Method Writing

My wife sent me a link a couple of weeks ago from the Independent to an article by the columnist Thomas W Hodgkinson. It discussed (half-seriously, half-humorously) the introduction of a new movement in writing: the Method Writers. Following along the same lines as Method Acting, the writer would try to duplicate as closely as possible the environment and behaviors of their main character. While I have not seriously considered trying to undergo this process, I have nonetheless pondered its validity.

I believe that writers naturally delve into their characters without artificially inflating it to be life-consuming. I routinely put myself into the character’s place and their mind, imagining how they would act or react, how they feel and what they would say. Actors have a script they interpret; writers create their own script.  I would say that anyone writing fiction, even if it’s firmly based in real world events and a real world environment, is doing so entirely within the confines of their imagination – that’s how writing works. That means that you’re imagining how the characters act and that requires you also imagine how they think, who they are, what makes them have the personalities they possess.  I feel that this is inseparable from the act of writing fiction. Even biographers must extrapolate historical data to some degree, adding this personal letter or written passage to that verbal account and painting a realistic picture of their subject.

That’s not to say that immersing yourself more fully in the genre that your work falls within or – better yet any type of subculture that your work appeals to – is not important. Indeed, putting yourself in the minds of your reader is key to understanding what they are seeking in your work. Not only does it give you a greater appreciation for your audience and their needs and wants but also can help your enrich your own appreciation for the genre you write in. For instance, my first series of novels – the Shattered Clockwork Saga – falls well within the steampunk genre; except where it didn’t. While I termed it steampunk, it missed some of the hallmark traits of the genre at first, such as the aspirational quality found in most steampunk works. It was really just a novel with a Victorian-industrial-dystopic world. It was ‘steampunk’ without being Steampunk. So, I immersed myself in the culture more, built upon my appreciation and understanding of my reader would be and what they do and even have a couple of scratch-build and DIY projects planned. I placed myself not in the mind of my characters per se, but in the minds and hearts of the people who will come to love them.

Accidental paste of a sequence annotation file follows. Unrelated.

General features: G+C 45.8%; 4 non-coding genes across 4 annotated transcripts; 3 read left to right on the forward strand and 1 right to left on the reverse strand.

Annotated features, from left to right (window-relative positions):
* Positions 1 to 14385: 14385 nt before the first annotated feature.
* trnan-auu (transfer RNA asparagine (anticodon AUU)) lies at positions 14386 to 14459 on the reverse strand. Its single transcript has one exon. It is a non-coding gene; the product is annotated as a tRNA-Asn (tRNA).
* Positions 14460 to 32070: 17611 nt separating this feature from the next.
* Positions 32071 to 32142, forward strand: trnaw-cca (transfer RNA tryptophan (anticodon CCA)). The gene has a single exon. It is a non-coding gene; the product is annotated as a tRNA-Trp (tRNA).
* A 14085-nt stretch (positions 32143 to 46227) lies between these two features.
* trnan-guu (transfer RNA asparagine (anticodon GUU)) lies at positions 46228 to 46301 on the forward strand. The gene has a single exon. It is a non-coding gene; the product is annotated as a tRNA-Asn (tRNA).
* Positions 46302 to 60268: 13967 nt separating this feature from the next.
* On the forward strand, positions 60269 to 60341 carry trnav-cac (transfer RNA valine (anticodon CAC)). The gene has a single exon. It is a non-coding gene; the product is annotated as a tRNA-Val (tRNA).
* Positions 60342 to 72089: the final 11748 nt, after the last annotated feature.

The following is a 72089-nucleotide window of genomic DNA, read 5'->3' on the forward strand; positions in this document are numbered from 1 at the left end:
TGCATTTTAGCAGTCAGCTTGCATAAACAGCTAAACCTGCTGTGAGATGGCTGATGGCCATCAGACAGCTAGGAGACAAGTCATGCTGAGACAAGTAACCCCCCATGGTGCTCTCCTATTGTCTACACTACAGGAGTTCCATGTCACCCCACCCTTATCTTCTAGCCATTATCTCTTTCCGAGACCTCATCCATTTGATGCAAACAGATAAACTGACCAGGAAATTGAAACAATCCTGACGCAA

Another valid use for immersion would be for researching the world you are writing in, even if it’s an imaginary world. Star Trek as a subgenre of science fiction is an excellent example of this. Nearly everything in that world is imaginary. However, after decades of movies, television shows and novels, there is a library of scientific and technical documentation that would rival the USAF. It’s all made up, but it’s so detailed and precise that it might as well be real, and in some cases now is real.  Knowing your genre and researching is guaranteed to make your world feel more real. While there is no such thing as steampunk airships in the real world, I researched real-life seabound equivalencies so that my descriptions of aerial battles and shipboard environments would be both deep and consistent.

While the concept of Method Writing is an interesting one, I believe that treating it as something unique or better than the ‘normal’ method of writing is ‘gilding the lily’ somewhat. I could not image writing without delving into my characters, their environment and the minds of my readers. That’s nothing special; that’s just writing with purpose, focusing on my craft and the world I’m creating.  To paraphrase Laurence Olivier’s gentle admonishment of Dustin Hoffman’s trouble with method acting in the movie Marathon Man: “My dear boy, why don’t you just try writing?”

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